Background & aims: Patients with Crohn's disease who become unresponsive to therapy with tumor necrosis factor antagonists are managed initially with either empiric dose escalation or testing-based strategies. The comparative cost effectiveness of these 2 strategies is unknown. We investigated whether a testing-based strategy is more cost effective than an empiric dose-escalation strategy.
Methods: A decision analytic model that simulated 2 cohorts of patients with Crohn's disease compared outcomes for the 2 strategies over a 1-year time period. The incremental cost-effectiveness ratio of the empiric strategy was expressed as cost per quality-adjusted life-year (QALY) gained, compared with the testing-based strategy. We performed 1-way, probabilistic, and prespecified secondary analyses.
Results: The testing strategy yielded similar QALYs compared with the empiric strategy (0.801 vs 0.800, respectively) but was less expensive ($31,870 vs $37,266, respectively). In sensitivity analyses, the incremental cost-effectiveness ratio of the empiric strategy ranged from $500,000 to more than $5 million per QALY gained. Similar rates of remission (63% vs 66%) and response (28% vs 26%) were achieved through differential use of available interventions. The testing-based strategy resulted in a higher percentage of surgeries (48% vs 34%) and lower percentage use of high-dose biological therapy (41% vs 54%).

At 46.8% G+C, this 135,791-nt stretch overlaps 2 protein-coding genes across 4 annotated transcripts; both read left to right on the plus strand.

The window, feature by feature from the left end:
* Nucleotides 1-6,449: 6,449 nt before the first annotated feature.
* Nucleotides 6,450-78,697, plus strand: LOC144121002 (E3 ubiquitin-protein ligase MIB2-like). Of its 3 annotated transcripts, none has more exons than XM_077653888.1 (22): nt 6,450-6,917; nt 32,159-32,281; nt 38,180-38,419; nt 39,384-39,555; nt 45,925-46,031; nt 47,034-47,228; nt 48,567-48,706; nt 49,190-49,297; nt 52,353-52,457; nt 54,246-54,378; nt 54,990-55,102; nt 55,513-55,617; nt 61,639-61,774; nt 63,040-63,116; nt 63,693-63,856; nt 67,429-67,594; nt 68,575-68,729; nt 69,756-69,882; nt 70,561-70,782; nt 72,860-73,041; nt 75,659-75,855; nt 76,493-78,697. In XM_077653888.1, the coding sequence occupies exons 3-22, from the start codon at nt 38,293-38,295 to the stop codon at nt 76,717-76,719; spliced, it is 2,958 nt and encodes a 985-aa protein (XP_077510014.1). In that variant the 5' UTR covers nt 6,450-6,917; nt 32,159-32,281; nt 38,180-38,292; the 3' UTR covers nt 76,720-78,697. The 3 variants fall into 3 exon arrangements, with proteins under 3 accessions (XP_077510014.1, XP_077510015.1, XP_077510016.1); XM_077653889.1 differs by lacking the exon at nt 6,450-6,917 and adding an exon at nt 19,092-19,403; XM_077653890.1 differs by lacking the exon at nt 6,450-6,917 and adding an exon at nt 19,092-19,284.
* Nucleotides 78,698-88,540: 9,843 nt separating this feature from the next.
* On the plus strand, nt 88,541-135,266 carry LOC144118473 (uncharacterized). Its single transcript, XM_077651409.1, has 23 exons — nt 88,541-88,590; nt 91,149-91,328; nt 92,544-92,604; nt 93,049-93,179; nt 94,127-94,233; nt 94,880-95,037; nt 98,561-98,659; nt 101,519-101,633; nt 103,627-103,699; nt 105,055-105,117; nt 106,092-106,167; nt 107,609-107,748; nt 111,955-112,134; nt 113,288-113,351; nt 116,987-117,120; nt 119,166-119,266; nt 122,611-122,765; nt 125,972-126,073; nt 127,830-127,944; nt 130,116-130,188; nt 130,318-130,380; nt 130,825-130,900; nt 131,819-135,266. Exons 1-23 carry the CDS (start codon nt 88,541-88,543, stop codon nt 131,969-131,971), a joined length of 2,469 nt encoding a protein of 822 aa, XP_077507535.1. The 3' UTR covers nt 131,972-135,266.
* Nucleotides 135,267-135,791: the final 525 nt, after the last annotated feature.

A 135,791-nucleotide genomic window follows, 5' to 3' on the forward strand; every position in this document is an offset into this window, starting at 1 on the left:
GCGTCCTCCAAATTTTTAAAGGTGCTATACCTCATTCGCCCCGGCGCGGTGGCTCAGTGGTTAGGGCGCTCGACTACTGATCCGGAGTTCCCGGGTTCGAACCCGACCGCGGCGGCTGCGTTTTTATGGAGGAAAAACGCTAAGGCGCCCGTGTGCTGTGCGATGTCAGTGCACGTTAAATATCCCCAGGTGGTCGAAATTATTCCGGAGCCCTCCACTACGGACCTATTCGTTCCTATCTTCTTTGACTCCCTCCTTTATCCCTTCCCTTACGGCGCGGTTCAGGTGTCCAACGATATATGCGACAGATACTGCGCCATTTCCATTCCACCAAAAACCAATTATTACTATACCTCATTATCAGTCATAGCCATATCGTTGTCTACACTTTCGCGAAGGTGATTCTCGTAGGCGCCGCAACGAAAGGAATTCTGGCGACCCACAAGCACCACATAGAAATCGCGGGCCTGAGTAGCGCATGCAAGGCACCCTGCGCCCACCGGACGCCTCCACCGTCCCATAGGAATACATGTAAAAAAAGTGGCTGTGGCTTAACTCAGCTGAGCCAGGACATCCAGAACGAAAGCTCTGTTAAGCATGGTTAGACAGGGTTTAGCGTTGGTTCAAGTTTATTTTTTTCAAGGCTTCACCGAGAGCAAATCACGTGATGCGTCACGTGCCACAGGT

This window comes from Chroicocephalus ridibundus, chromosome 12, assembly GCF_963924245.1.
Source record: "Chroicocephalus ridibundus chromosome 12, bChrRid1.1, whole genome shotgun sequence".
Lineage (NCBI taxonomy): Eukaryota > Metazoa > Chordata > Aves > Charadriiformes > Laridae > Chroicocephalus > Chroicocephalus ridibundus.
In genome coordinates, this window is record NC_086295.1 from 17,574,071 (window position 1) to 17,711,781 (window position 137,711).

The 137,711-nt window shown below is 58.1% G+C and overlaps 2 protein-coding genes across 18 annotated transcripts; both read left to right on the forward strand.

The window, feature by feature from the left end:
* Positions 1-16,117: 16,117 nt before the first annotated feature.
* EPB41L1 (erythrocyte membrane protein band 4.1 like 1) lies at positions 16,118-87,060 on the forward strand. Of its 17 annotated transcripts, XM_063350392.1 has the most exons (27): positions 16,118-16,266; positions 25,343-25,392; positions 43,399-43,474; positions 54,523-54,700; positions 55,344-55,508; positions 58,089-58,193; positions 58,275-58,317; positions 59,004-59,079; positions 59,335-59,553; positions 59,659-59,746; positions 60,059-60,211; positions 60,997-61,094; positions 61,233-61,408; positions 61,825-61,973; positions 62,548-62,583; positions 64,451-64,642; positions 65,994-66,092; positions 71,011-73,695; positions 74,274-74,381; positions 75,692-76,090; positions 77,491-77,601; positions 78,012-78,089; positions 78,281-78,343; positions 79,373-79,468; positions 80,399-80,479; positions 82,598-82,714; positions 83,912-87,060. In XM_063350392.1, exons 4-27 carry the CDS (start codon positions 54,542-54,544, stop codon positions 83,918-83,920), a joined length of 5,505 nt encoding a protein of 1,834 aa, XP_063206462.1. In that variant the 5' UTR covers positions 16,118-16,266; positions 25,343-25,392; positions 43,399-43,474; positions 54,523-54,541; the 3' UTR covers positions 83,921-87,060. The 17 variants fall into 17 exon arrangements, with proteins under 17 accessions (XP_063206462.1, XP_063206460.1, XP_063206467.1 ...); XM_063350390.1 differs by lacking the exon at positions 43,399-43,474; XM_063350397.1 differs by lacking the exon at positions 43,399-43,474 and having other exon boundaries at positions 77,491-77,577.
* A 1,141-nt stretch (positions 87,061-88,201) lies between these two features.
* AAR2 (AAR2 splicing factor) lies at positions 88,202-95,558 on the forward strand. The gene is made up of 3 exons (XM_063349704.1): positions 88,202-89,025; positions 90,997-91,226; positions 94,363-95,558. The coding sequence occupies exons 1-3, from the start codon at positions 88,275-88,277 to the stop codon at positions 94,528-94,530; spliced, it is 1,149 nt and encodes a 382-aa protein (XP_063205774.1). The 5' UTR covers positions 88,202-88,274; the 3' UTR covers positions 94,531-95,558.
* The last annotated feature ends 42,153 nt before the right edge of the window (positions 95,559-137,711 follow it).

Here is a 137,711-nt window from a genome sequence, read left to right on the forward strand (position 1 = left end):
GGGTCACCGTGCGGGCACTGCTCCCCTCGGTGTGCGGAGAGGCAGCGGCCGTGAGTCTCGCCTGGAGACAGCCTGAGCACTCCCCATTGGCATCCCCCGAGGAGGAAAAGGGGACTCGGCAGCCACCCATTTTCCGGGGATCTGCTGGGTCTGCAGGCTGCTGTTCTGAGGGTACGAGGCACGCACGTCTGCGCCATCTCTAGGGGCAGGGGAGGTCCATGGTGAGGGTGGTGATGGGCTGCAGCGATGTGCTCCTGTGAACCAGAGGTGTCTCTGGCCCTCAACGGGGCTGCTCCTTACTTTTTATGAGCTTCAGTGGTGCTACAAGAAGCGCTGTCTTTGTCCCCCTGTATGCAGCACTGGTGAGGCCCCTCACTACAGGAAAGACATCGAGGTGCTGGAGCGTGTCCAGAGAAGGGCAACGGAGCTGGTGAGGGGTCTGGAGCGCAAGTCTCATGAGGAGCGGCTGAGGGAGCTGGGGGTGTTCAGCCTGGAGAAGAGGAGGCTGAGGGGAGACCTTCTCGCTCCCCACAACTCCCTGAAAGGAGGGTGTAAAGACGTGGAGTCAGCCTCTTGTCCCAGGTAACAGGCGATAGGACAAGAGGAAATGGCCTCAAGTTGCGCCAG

Conclusions: A testing-based strategy is a cost-effective alternative to the current strategy of empiric dose escalation for managing patients with Crohn's disease who have lost responsiveness to infliximab. The basis for this difference is lower cost at similar outcomes.
Copyright © 2013 AGA Institute. Published by Elsevier Inc. All rights reserved.